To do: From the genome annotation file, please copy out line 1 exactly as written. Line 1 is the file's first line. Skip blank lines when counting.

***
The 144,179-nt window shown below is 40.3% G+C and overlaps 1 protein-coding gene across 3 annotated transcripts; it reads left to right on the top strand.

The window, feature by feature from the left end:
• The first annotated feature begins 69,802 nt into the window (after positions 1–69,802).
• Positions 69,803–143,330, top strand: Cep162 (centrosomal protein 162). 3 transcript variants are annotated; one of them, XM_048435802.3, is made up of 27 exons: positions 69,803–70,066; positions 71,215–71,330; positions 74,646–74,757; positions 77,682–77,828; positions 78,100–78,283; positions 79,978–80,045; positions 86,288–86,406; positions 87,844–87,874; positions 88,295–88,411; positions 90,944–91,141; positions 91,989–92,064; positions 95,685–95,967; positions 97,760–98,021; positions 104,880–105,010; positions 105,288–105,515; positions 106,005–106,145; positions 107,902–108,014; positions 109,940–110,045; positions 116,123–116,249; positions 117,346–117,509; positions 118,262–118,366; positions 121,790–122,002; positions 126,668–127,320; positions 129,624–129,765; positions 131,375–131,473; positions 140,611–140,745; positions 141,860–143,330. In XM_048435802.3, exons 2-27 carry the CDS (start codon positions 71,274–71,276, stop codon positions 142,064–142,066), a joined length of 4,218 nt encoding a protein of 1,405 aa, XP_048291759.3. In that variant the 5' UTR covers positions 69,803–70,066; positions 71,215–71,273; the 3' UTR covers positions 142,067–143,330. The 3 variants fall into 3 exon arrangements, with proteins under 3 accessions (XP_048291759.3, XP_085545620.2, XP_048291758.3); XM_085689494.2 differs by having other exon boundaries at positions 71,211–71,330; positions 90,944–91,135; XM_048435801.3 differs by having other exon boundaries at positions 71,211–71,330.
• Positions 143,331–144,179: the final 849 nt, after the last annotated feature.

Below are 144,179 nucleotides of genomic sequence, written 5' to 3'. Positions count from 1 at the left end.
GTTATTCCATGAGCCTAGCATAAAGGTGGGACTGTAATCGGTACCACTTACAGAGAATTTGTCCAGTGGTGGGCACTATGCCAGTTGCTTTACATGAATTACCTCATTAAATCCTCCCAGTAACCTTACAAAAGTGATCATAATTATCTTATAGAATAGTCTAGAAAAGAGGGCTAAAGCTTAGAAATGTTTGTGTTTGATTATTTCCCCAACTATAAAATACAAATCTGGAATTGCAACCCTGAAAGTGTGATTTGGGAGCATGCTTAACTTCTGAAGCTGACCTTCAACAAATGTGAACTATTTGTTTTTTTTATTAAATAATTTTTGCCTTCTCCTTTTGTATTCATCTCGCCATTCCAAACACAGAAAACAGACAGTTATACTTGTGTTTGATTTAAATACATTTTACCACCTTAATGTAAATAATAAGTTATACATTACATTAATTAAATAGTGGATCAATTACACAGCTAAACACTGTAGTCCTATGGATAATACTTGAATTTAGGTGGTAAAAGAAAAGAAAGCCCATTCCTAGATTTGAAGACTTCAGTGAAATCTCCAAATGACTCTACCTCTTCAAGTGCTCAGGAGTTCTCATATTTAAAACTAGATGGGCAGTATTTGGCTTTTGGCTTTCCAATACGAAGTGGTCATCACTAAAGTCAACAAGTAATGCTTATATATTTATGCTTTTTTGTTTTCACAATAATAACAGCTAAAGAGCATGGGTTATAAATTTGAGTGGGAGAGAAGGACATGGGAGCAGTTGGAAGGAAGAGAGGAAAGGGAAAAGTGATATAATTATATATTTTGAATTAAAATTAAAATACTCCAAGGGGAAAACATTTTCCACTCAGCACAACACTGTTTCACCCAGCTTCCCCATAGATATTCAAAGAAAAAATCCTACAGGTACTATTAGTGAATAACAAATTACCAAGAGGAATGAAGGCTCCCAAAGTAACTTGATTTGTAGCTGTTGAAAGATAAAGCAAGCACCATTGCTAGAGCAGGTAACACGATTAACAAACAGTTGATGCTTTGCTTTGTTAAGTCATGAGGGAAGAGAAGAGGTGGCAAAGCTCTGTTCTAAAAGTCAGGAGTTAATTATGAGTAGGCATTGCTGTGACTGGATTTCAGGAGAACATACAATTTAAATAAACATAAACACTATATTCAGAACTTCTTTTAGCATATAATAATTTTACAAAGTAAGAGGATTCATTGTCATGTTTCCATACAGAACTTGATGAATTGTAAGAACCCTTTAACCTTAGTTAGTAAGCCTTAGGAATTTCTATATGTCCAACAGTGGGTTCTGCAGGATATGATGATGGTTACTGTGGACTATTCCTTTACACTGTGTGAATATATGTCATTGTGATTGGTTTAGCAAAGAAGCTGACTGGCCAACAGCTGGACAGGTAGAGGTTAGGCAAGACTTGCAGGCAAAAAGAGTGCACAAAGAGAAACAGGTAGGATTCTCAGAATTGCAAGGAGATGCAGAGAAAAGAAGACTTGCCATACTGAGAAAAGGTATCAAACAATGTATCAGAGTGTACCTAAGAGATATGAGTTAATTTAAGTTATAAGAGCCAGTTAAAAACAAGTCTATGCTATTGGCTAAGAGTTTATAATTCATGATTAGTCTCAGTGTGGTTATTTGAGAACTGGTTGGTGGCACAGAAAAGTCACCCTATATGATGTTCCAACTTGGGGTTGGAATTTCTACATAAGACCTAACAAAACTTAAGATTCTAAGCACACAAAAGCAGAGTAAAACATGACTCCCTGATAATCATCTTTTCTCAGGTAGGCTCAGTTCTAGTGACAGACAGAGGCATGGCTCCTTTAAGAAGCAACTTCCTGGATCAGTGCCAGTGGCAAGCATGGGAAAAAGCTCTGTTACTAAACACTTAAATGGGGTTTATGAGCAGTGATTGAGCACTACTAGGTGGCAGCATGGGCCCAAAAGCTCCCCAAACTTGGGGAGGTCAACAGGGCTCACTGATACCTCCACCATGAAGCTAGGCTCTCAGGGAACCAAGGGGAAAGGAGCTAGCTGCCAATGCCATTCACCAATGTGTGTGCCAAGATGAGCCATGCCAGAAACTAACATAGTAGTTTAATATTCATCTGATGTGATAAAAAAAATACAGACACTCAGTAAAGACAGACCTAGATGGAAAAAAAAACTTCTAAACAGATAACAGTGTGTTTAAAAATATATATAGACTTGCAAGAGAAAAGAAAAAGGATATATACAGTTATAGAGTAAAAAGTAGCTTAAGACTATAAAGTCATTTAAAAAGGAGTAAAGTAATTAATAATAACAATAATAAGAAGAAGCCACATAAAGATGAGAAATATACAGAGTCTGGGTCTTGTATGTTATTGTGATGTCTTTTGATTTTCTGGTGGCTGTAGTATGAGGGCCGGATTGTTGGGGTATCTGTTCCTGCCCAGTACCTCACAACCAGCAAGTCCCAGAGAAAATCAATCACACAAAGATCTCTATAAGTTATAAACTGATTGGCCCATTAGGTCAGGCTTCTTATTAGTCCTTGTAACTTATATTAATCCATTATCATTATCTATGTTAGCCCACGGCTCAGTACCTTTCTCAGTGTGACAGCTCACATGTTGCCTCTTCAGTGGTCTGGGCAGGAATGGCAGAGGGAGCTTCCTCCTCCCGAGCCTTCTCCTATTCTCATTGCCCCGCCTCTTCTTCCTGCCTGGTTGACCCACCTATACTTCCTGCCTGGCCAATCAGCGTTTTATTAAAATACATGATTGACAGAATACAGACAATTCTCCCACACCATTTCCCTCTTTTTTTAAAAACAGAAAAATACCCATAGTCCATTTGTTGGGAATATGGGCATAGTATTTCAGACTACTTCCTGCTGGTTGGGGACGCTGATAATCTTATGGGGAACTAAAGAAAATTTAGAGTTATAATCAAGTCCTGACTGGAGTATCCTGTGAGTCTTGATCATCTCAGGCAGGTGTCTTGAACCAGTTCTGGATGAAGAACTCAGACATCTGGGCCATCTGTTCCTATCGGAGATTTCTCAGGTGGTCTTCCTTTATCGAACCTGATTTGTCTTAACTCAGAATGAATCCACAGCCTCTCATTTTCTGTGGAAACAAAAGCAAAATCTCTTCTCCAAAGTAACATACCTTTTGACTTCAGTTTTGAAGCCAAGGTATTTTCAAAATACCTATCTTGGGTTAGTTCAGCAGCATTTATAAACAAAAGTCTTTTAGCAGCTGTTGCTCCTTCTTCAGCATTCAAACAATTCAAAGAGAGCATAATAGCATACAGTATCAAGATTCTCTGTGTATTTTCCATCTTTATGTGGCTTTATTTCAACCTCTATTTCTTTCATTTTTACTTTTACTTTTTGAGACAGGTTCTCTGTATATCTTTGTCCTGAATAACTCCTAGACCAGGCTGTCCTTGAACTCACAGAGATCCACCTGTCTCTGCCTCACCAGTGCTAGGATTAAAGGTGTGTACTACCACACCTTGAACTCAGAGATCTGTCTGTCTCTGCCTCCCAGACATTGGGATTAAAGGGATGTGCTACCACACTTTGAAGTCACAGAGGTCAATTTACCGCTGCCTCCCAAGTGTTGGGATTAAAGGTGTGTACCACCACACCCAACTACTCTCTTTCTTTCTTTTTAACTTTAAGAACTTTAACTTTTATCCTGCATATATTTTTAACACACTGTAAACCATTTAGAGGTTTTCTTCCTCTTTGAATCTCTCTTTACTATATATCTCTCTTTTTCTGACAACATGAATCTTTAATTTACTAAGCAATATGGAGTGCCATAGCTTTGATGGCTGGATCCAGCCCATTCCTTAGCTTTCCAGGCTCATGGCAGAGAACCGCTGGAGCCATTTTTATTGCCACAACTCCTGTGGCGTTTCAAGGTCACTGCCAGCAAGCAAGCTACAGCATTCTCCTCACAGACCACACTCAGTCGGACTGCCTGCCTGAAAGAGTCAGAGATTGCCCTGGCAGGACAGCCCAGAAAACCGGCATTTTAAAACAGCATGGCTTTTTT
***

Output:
The 144,179-nt window shown below is 40.3% G+C and overlaps 1 protein-coding gene across 3 annotated transcripts; it reads left to right on the top strand.